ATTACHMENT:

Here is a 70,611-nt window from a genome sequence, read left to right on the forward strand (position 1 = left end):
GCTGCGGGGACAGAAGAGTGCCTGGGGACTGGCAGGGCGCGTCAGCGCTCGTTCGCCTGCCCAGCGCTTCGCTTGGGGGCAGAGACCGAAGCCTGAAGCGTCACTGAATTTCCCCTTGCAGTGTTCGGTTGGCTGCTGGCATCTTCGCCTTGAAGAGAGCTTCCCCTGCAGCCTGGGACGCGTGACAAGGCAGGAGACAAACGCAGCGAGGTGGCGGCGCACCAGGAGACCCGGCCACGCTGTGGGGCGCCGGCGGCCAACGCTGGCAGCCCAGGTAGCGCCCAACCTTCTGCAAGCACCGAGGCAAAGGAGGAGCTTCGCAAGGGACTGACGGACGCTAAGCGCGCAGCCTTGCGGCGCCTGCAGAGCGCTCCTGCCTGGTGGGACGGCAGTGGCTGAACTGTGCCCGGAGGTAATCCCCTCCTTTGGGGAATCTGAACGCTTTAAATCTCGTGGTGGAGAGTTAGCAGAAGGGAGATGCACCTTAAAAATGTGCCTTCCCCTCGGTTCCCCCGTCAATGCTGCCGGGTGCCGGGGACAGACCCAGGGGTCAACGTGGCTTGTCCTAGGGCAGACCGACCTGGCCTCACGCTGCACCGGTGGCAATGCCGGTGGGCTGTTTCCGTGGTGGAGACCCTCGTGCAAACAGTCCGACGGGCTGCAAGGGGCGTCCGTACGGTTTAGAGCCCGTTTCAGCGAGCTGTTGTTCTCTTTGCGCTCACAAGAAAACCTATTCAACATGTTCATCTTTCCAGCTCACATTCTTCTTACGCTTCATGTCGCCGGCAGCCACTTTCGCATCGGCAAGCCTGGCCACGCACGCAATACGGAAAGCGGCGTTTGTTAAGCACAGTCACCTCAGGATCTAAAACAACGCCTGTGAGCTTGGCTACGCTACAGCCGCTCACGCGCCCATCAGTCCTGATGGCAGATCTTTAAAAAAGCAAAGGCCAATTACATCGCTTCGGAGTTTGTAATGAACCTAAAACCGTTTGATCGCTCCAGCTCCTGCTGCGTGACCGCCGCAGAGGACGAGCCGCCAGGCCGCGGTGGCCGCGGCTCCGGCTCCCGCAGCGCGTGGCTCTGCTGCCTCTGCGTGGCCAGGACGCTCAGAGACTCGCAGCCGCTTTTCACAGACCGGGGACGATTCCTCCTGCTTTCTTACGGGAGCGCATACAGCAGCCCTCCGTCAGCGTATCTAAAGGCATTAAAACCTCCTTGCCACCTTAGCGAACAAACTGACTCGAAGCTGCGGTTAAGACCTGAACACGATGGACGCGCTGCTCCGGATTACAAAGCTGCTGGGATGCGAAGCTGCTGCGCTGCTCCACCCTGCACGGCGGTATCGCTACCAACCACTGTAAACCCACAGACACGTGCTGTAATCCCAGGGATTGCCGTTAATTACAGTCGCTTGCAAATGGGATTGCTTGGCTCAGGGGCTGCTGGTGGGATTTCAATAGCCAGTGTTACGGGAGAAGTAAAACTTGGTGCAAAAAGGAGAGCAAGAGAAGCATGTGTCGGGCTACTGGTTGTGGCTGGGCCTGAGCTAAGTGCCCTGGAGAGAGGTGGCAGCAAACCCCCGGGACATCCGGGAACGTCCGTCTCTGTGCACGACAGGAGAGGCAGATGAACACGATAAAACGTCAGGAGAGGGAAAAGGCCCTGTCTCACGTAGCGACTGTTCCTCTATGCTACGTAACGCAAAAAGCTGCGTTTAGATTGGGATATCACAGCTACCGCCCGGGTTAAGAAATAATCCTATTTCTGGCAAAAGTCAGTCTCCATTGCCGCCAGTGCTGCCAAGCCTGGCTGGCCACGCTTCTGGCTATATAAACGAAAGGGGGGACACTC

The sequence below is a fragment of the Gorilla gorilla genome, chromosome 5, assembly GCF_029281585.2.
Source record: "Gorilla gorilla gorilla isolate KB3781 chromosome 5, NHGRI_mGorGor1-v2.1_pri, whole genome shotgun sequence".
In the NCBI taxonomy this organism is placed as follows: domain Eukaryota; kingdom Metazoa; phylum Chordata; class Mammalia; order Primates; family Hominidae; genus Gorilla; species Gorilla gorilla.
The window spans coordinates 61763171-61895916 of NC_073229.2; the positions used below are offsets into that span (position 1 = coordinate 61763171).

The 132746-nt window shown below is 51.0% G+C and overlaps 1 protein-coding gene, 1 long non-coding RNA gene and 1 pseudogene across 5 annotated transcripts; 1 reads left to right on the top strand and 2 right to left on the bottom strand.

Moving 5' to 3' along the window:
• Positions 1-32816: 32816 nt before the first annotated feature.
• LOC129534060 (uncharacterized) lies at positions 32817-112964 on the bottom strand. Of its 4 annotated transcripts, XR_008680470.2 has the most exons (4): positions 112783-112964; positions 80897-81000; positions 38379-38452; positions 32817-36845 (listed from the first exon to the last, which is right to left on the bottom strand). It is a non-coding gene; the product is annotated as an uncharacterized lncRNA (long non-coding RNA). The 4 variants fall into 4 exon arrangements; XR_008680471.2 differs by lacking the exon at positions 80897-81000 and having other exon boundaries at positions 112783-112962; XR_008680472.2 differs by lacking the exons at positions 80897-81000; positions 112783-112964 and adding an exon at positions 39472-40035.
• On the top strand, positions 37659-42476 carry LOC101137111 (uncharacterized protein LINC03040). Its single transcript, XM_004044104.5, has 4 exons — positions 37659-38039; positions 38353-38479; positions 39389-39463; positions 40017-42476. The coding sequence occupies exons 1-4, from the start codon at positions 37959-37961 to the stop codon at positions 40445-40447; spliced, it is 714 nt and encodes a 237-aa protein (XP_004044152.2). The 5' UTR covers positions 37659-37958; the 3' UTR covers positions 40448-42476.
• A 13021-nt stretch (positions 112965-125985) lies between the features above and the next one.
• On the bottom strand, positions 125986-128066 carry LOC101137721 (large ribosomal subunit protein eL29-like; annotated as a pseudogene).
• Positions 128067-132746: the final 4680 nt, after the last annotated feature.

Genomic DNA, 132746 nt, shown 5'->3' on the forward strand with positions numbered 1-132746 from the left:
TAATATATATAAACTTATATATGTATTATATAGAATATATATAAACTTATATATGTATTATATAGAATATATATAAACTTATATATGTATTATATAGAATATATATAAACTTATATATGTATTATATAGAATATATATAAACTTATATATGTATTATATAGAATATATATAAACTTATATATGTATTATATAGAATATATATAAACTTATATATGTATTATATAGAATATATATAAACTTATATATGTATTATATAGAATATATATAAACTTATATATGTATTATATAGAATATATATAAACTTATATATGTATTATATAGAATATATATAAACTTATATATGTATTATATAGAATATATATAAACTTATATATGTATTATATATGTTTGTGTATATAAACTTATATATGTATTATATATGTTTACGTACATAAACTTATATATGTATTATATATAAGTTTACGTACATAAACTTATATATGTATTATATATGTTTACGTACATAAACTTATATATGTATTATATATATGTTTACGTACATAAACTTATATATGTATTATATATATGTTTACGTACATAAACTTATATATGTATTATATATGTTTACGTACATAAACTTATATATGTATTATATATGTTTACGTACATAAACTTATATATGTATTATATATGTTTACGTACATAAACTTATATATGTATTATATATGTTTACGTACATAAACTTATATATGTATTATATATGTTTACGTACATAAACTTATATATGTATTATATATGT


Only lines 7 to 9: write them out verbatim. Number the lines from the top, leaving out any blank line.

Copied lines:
The 132746-nt window shown below is 51.0% G+C and overlaps 1 protein-coding gene, 1 long non-coding RNA gene and 1 pseudogene across 5 annotated transcripts; 1 reads left to right on the top strand and 2 right to left on the bottom strand.

Moving 5' to 3' along the window:
• Positions 1-32816: 32816 nt before the first annotated feature.